Here's a series opener that fans of intricately plotted action thrillers will not want to miss. Jagger Baird, a troubled former soldier and head of security for an archaelogical dig on Mount Sinai, goes up against immortal warriors who kill those they consider sinners. Publishers Weekly says that The Thirteenth Tribe is "a fast-moving, imaginative narrative that examines moral questions," adding that while not all readers "will get or care about the scriptural framework," all readers are "in for roller-coaster action." Be warned - the cliffhanger ending will leave you eagerly awaiting the publication of the next book in the "Immortal Files" series.
Fans of CJ Box rejoice - the 12th and newest book in his "Joe Pickett" series, Force of Nature, is finally available! The book, which earned a starred review from Publishers Weekly, tells the story of a former Special Forces agent who hides a dangerous secret. If you're new to the series or just need a refresher, here is the complete "Joe Pickett" series in reading order:
The title says it all! For a steamy tale featuring modern-day assassins, look no further than the new book Assassins in Love by Kris DeLake. Can't get enough love stories featuring tough-as-nails femme fatales? Also check out the Jennifer Estep "Elemental Assassins" series, starting with Spider's Bite. Got any other suggestions? Share them in the comments!
- The Scorpio Races by Maggie Stiefvater - Nineteen-year-old returning champion Sean Kendrick competes against Puck Connolly, the first girl ever to ride in the annual Scorpio Races, both trying to keep hold of their dangerous water horses long enough to make it to the finish line.
- Earthseed by Pamela Sargent - Before Zoheret and her companions can populate a new planet, they must learn to conquer those same instincts that almost destroyed their ancestors on Earth over one hundred years ago.
- Miss Peregrine's Home for Peculiar Children by Ransom Riggs - After a family tragedy, Jacob feels compelled to explore an abandoned orphanage on an island off the coast of Wales, discovering disturbing facts about the children who were kept there. Illustrated with haunting vintage photography, this book will delight anyone who relishes an adventure in the shadows.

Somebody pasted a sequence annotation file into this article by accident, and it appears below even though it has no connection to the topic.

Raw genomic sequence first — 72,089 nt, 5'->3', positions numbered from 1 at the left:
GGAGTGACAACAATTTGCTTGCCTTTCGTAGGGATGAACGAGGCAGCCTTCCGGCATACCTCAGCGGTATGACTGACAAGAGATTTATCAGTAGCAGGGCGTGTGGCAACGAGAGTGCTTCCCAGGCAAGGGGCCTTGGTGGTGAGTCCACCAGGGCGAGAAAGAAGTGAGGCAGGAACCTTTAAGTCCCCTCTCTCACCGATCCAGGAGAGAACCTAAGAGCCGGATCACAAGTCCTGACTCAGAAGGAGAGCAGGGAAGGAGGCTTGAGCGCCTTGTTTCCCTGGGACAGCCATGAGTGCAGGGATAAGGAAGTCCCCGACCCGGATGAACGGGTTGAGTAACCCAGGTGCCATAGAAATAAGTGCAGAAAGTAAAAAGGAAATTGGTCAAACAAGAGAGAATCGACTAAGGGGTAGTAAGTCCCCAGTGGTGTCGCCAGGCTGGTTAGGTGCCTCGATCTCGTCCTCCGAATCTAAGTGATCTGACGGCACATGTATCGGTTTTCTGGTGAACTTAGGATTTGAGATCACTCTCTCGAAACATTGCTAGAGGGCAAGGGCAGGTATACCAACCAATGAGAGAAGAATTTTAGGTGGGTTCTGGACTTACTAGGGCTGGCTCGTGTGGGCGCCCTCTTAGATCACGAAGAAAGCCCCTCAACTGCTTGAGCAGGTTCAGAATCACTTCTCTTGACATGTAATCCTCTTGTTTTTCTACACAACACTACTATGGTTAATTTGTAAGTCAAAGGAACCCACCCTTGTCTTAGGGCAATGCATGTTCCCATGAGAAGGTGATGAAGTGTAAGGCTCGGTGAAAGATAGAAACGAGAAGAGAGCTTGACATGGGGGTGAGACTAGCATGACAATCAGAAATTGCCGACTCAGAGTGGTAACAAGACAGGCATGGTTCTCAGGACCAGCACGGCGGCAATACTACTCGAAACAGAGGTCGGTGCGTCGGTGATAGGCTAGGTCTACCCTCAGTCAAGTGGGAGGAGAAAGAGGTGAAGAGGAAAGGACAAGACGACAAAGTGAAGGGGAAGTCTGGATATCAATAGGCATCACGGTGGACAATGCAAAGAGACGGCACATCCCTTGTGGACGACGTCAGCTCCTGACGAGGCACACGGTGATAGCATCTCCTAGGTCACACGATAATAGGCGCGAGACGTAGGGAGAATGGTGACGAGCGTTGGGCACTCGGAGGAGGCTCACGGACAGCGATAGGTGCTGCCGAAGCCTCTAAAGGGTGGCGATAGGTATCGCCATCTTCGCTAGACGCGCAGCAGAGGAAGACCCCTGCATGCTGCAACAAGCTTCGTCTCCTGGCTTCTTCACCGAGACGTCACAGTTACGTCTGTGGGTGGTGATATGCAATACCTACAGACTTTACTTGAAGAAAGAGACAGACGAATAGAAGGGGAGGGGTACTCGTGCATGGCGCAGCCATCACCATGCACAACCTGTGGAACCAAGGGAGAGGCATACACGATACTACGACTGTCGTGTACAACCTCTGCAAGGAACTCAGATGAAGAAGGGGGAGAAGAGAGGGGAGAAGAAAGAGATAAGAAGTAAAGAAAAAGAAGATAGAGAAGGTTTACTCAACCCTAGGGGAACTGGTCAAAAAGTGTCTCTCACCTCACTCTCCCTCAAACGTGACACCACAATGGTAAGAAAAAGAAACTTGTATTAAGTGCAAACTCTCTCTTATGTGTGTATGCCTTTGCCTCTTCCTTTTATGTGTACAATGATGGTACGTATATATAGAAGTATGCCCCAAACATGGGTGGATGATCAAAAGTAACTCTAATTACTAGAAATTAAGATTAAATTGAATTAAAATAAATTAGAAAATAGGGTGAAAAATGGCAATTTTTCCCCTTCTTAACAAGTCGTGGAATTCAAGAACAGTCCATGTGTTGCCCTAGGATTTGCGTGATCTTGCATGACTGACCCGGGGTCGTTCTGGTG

- City of Bones by Cassandra Clare - The first in the 4-book "Mortal Instruments" series. Suddenly able to see demons and the Darkhunters who are dedicated to returning them to their own dimension, fifteen-year-old Clary Fray is drawn into this bizzare world when her mother disappears and Clary herself is almost killed by a monster.
- Giant George: Life with the World's Biggest Dog by Dave Nasser
- Eclipse: The Horse that Changed Racing History Forever by Nicolas Clee
- America's First Great Depression: Economic Crisis and Political Disorder After the Panic of 1837 by Alasdair Roberts
- The Clash of Generations: Saving Ourselves, Our Kids, and Our Economy by Laurence J. Kotlikoff and Scott Burns
- The Mark Inside: A Perfect Swindle, a Cunning Revenge, and a Small History of the Big Con by Amy Reading
Enjoy cozy mysteries? Here are two new wedding-themed installments in cozy mystery series for bakers and knitters. In Buried in Buttercream, plus-sized P.I. Savannah Reid must put her impending nuptials on hold to solve the murder of her (admittedly annoying) wedding planner. In Till Death Do Us Purl, the Black Sheep Knitters are shocked when the groom dies days after the marriage ceremony, and they work to prove the accused bride's innocence. New to the Savannah Reid series? Start with Just Desserts. New to the Black Sheep Knitters series? Start with While My Pretty One Knits. And remember, library members can sign up for free monthly e-newsletters for their favorite genres, including mysteries, here.
Discover a talented new voice in fiction with Losing Clementine, a debut novel by Ashley Ream telling the story of a renowned artist's impending suicide. This book, which Publishers Weekly describes as "spiked with dark humor," follows Clementine Pritchard as she gives herself 30 days to plan her own suicide. In the process of tying up loose ends, Clementine discovers an unexpected family secret, taking readers on a relentlessly gripping journey.
American Sniper, Seal Team 6 - these are just two of the many highly-requested military memoirs available at Mastics-Moriches-Shirley Community Library. Speculating on the genre's popularity, this article from the New York Times explains that with the wars in the Middle East winding down, many are interested in reading about soldiers' firsthand experiences. If you're one of the many people interested in tales of bravery and heroism, stop by your Community Library to check out a military memoir today!